I definitely have to say the Ultimate Box Set has been one of coolest projects Iâ€™ve worked on with Tomme. There is a lot of science behind barrel-aging, since each barrel has its own sensory eco-system. Plus, when the beer is ready, the beer is ready! Brewers donâ€™t really hold that control. Considering all of the barrels we worked with and sampled, that concept really came into play. Most of the Tracks were barrel blends, and the fun part about it was mixing and matching the ones we used. Our job was to find a good combination, and it was rarely perfect at the first attempt. So, currently, I am very excited about the Brettanomyces yeast Iâ€™m propagating (growing) for the brewery. For now, all I can really say is stay tuned!
If you could have an unlimited supply of only one Track beer from the Ultimate Box Set, which beer would you choose?
Whoa, talk about hard questions! There is NO way I could pick just one. So, I will give you my top three. By the way, as a note to readers, each track is chosen for different reasons, and I canâ€™t really say this is the exact ranking order. First, I have to mention Track #8. For this beer, we used Judgment Day aged in bourbon barrels, then added cinnamon sticks and dried chili peppers. This combination elicited great sensory reactions, so it was the most fun beer to see people sample.Â Beer drinkers would say that all ingredients reminded them of things like, Mexican chocolate and Red Hots. Plus, Track #8 was very well received at the Great American Beer Festival, where it won a bronze medal in â€śCategory 14â€”Experimental Ales and Lagers.â€ť Also, Track #6 was another favorite. In order to make this blend, we used mostly bourbon barrel-aged Angel Share and brandy barrel-aged Serpent Stout. This combination would make the final result a slight-reverse twist on our Older Viscosity. The main characteristics that made this track so nice was all of its complexity and booziness, but you couldnâ€™t tell. Finally, Iâ€™d have to say that Track #3 and Track #13 are tied for a place on my list. Track #3 is put together by a blend of Duck, Duck, Goose and Mellow Yellow, while the latter is Amigo Lager aged in wine barrels. Then, there is the unexpected Track #13. This track was composed of a cognac barrel-aged barleywine, with sour cherries and orange zest. Since they turned out to be great blends, all I really have to say about these two tracks is that I was very impressed with the final results.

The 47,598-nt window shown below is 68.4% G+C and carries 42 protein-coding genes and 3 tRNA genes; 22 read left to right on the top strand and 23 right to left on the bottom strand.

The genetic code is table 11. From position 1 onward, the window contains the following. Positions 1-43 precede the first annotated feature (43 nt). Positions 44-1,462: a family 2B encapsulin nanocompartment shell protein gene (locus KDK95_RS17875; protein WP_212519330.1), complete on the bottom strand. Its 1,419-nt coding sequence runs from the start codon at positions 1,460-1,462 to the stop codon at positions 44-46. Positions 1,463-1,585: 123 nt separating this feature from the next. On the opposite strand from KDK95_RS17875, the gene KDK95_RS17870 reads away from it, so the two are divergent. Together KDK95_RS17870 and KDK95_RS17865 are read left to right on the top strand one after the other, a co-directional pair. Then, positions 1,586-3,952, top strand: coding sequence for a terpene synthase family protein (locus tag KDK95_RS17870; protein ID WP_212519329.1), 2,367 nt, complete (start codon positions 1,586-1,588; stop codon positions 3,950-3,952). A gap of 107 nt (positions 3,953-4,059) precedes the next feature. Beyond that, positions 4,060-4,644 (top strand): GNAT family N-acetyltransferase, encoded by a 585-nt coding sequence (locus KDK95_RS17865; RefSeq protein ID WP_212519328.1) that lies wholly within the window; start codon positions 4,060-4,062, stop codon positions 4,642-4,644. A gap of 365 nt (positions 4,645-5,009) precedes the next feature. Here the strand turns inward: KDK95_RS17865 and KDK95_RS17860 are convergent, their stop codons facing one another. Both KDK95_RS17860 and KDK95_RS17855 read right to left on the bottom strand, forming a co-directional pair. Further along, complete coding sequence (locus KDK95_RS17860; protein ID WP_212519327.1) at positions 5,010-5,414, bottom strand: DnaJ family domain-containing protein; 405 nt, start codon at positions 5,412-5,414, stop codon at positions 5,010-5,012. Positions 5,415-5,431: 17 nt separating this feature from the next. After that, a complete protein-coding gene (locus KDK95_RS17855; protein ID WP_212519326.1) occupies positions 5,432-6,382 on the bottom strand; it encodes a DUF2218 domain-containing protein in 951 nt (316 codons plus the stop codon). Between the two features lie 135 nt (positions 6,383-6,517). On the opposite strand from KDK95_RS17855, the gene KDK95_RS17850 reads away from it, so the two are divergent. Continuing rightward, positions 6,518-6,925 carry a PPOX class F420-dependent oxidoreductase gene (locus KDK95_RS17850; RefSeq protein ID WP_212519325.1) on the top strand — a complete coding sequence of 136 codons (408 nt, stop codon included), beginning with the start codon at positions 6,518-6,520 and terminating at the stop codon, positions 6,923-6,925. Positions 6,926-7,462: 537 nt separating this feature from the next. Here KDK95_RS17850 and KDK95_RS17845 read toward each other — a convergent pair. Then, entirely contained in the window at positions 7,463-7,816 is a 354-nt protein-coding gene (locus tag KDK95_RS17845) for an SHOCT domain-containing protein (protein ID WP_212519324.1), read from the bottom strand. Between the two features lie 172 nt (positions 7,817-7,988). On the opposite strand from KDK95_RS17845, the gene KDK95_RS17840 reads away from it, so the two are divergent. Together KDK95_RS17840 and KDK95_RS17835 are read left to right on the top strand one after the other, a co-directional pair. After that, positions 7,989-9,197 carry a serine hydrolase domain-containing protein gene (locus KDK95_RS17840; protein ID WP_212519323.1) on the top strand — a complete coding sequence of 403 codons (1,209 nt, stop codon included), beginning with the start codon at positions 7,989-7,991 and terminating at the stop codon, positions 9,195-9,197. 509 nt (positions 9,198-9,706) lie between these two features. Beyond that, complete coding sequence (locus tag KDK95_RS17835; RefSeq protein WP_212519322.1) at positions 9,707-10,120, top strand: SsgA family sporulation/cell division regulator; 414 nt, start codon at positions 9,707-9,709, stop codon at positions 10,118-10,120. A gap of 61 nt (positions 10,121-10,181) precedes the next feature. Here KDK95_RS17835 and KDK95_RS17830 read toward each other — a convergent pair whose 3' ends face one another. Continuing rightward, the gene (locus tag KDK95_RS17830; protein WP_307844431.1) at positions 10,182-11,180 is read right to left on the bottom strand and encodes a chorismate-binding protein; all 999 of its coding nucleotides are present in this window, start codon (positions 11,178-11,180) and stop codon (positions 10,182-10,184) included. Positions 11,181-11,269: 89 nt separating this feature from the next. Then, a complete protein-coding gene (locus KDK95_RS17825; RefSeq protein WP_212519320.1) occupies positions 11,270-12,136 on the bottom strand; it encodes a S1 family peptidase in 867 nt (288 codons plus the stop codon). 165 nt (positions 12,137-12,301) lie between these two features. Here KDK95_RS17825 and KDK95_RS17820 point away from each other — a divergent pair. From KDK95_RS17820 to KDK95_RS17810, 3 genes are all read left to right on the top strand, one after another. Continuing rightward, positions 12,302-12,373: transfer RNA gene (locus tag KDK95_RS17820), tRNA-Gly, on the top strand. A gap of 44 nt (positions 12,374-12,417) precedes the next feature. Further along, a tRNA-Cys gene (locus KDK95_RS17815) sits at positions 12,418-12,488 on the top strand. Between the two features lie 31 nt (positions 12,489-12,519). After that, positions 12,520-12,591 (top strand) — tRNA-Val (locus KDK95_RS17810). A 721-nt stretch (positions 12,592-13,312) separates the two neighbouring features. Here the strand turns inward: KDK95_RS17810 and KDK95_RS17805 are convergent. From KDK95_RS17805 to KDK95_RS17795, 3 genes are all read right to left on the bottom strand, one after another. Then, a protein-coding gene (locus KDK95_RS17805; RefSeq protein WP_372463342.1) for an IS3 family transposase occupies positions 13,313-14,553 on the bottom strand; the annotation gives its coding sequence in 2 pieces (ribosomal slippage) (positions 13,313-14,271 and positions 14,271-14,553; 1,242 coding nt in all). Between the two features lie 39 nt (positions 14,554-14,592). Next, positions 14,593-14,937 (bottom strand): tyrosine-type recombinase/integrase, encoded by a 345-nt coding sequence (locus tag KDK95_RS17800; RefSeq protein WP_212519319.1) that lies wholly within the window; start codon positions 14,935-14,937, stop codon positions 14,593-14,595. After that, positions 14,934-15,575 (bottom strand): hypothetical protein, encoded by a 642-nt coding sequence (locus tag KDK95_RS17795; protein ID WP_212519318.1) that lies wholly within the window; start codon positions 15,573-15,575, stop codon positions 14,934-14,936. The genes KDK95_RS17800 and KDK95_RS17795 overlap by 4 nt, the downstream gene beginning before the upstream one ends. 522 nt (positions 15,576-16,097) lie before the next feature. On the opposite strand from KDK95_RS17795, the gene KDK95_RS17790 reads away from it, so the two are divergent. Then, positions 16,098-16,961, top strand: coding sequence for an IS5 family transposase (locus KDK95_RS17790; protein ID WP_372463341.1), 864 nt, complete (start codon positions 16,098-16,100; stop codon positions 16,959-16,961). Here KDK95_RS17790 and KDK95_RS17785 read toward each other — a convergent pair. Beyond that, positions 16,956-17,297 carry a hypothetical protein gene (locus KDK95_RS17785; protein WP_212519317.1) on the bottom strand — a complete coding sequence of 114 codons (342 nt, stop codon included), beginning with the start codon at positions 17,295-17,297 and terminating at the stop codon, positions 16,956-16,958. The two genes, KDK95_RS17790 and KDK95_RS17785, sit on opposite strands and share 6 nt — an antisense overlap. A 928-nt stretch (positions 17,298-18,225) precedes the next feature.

Which San Diego brewery do you look forward to seeing more good beers from in 2013?
Oh, jeezâ€¦ uhh… Iâ€™ll have to say all of San Diegoâ€™s breweries! Everyone is just becoming more and more creative. The best part is seeing things done that are on the edge of change, like throwing new and cool ingredients into beer. Alpine, AleSmith and Ballast Point are a few that I have to mention for regularly putting together something exciting and innovative. Also, I will definitely be happy with whatever White Labs works on this year. They have a very unique tasting room, and itâ€™s an awesome way to showcase cool yeast. This is a great opportunity offered by White Labs for beer drinkers or brewers. Plus, The Bruery in Orange County is another place Iâ€™m very excited about, and their barrel warehouse… Oh, my gosh, itâ€™s great! So, overall, I am looking forward to witnessing what the newest craft beer trends are in 2013!
In addition to writing forÂ West Coaster,Â I also work at Stone Brewing Co.